During the war in Afghanistan, the US has detained some 200 teenage "enemy combatants," each for about a year, American officials tell the UN. The youths have been held at a military prison near Bagram Airfield not as punishment, but in order to prevent them "from returning to the battlefield," the US report says. Some are still being held in a facility that will soon be controlled by the Afghan government, the AP reports. Officials say the teens' ages aren't typically known until after they're captured.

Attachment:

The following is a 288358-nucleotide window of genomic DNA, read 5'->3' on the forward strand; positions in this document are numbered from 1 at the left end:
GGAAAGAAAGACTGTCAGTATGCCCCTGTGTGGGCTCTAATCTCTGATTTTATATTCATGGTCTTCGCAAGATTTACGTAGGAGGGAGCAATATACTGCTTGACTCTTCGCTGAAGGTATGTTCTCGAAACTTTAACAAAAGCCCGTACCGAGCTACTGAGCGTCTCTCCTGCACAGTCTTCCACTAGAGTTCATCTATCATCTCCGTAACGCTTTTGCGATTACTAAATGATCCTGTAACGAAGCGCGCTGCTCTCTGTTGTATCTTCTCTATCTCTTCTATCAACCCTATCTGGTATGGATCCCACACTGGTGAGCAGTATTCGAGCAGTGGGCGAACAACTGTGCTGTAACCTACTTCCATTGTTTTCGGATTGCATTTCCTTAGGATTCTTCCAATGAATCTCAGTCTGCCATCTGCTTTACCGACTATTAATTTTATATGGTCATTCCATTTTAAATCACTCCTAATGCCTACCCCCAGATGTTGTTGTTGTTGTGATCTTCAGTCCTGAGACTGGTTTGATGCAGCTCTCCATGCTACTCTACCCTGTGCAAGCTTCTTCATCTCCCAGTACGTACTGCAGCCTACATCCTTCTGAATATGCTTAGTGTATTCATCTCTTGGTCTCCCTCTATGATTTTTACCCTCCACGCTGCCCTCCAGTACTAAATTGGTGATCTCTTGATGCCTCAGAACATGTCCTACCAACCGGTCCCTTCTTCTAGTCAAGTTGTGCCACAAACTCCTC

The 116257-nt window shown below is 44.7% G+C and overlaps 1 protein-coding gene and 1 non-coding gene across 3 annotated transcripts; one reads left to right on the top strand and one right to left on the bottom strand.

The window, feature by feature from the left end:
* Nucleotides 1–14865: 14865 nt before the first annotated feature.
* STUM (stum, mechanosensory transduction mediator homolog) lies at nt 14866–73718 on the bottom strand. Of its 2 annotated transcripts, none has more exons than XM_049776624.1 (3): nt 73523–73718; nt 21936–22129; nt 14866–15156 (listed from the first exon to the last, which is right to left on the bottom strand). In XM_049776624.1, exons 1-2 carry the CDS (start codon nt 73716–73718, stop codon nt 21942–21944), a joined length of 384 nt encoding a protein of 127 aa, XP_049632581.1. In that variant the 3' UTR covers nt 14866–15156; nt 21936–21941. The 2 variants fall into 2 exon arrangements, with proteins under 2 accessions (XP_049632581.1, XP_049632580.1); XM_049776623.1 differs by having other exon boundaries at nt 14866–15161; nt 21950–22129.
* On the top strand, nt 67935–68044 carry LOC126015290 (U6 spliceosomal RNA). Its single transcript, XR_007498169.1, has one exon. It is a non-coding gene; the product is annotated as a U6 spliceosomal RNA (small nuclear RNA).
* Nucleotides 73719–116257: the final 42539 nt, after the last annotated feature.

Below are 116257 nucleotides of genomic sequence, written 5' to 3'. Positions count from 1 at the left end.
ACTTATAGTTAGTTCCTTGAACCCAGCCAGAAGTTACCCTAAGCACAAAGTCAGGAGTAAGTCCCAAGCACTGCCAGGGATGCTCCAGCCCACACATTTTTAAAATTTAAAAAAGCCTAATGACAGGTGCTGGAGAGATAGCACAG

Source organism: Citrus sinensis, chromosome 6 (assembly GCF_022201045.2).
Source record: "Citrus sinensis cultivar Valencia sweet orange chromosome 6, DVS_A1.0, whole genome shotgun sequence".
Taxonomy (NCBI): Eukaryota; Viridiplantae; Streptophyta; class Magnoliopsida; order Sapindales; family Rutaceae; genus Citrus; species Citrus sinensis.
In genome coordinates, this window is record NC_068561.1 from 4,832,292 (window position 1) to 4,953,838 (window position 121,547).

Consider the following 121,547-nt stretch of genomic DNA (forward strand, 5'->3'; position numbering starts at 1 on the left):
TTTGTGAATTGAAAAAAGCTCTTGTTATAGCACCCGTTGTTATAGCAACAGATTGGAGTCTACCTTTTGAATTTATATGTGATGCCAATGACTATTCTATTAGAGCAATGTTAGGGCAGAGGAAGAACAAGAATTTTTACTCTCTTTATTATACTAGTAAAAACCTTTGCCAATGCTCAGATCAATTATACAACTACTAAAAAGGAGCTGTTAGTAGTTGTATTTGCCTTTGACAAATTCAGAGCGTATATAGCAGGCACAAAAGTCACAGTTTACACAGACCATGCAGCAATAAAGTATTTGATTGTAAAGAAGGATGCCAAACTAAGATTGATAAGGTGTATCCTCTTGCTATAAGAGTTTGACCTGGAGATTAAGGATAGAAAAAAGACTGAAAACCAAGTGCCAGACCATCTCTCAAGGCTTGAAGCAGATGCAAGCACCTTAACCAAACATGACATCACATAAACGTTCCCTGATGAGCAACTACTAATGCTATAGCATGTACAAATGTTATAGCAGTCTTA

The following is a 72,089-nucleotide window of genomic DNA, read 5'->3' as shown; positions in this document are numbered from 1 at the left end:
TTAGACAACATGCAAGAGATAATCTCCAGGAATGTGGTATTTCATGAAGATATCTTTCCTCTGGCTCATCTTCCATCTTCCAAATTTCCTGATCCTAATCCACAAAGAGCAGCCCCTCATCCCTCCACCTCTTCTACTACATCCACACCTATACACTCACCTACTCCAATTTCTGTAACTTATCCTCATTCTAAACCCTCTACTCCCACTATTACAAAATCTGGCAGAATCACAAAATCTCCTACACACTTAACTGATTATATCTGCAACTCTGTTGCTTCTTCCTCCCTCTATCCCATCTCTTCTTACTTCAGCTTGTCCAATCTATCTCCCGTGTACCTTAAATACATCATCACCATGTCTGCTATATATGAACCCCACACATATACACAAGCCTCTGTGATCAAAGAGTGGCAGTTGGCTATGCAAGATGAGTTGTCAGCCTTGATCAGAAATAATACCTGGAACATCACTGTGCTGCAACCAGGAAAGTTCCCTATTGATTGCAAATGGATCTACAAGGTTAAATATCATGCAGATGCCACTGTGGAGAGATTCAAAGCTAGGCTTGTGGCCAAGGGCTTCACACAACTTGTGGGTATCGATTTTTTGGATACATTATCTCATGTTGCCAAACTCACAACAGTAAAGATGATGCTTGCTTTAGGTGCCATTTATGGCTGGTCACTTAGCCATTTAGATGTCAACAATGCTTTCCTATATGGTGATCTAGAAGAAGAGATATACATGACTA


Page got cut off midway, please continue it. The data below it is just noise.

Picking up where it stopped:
The US says the average age is about 16, which means many were likely younger than that, says an ACLU rep. The head of an advocacy group notes that she's "represented children as young as 11 or 12 who have been at Bagram," noting that detainees aren't allowed "to contest their age" and that 200 seems like a low estimate. According to the report, detainees "would generally not be provided legal assistance" because they weren't charged with a crime. A yearlong detention means "greater risk of physical and mental abuse, especially if they are denied access to the protections guaranteed to them under international law," adds the ACLU spokesman. Click through for the full story. (Read more Afghanistan stories.)